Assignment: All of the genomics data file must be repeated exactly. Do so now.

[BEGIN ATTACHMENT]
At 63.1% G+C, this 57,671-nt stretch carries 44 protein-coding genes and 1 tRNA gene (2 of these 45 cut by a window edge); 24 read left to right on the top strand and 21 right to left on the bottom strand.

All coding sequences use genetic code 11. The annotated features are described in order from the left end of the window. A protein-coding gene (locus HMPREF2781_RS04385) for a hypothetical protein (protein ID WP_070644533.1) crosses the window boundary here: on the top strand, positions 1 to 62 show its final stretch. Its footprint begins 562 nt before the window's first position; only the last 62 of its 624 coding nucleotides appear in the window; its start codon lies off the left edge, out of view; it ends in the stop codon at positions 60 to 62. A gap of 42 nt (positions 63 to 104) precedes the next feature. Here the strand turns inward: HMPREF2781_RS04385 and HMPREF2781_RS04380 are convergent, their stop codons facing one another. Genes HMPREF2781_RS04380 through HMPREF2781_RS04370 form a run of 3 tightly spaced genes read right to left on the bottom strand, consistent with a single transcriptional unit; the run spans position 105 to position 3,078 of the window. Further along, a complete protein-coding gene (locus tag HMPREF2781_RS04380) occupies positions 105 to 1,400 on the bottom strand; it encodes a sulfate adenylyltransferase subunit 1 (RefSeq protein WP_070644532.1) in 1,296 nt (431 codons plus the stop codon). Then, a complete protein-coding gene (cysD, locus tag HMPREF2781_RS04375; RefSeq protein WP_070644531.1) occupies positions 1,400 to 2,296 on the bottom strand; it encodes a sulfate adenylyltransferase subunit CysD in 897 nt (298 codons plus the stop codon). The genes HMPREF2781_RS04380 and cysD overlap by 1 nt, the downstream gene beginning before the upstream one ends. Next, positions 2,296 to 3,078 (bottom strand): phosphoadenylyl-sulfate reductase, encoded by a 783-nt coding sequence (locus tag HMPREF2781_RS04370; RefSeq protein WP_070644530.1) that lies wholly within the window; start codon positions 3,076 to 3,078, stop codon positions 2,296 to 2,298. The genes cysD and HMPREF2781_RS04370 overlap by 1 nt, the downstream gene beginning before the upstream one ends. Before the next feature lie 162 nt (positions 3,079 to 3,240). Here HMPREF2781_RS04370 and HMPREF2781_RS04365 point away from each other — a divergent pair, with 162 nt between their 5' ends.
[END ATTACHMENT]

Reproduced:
At 63.1% G+C, this 57,671-nt stretch carries 44 protein-coding genes and 1 tRNA gene (2 of these 45 cut by a window edge); 24 read left to right on the top strand and 21 right to left on the bottom strand.

All coding sequences use genetic code 11. The annotated features are described in order from the left end of the window. A protein-coding gene (locus HMPREF2781_RS04385) for a hypothetical protein (protein ID WP_070644533.1) crosses the window boundary here: on the top strand, positions 1 to 62 show its final stretch. Its footprint begins 562 nt before the window's first position; only the last 62 of its 624 coding nucleotides appear in the window; its start codon lies off the left edge, out of view; it ends in the stop codon at positions 60 to 62. A gap of 42 nt (positions 63 to 104) precedes the next feature. Here the strand turns inward: HMPREF2781_RS04385 and HMPREF2781_RS04380 are convergent, their stop codons facing one another. Genes HMPREF2781_RS04380 through HMPREF2781_RS04370 form a run of 3 tightly spaced genes read right to left on the bottom strand, consistent with a single transcriptional unit; the run spans position 105 to position 3,078 of the window. Further along, a complete protein-coding gene (locus tag HMPREF2781_RS04380) occupies positions 105 to 1,400 on the bottom strand; it encodes a sulfate adenylyltransferase subunit 1 (RefSeq protein WP_070644532.1) in 1,296 nt (431 codons plus the stop codon). Then, a complete protein-coding gene (cysD, locus tag HMPREF2781_RS04375; RefSeq protein WP_070644531.1) occupies positions 1,400 to 2,296 on the bottom strand; it encodes a sulfate adenylyltransferase subunit CysD in 897 nt (298 codons plus the stop codon). The genes HMPREF2781_RS04380 and cysD overlap by 1 nt, the downstream gene beginning before the upstream one ends. Next, positions 2,296 to 3,078 (bottom strand): phosphoadenylyl-sulfate reductase, encoded by a 783-nt coding sequence (locus tag HMPREF2781_RS04370; RefSeq protein WP_070644530.1) that lies wholly within the window; start codon positions 3,076 to 3,078, stop codon positions 2,296 to 2,298. The genes cysD and HMPREF2781_RS04370 overlap by 1 nt, the downstream gene beginning before the upstream one ends. Before the next feature lie 162 nt (positions 3,079 to 3,240). Here HMPREF2781_RS04370 and HMPREF2781_RS04365 point away from each other — a divergent pair, with 162 nt between their 5' ends.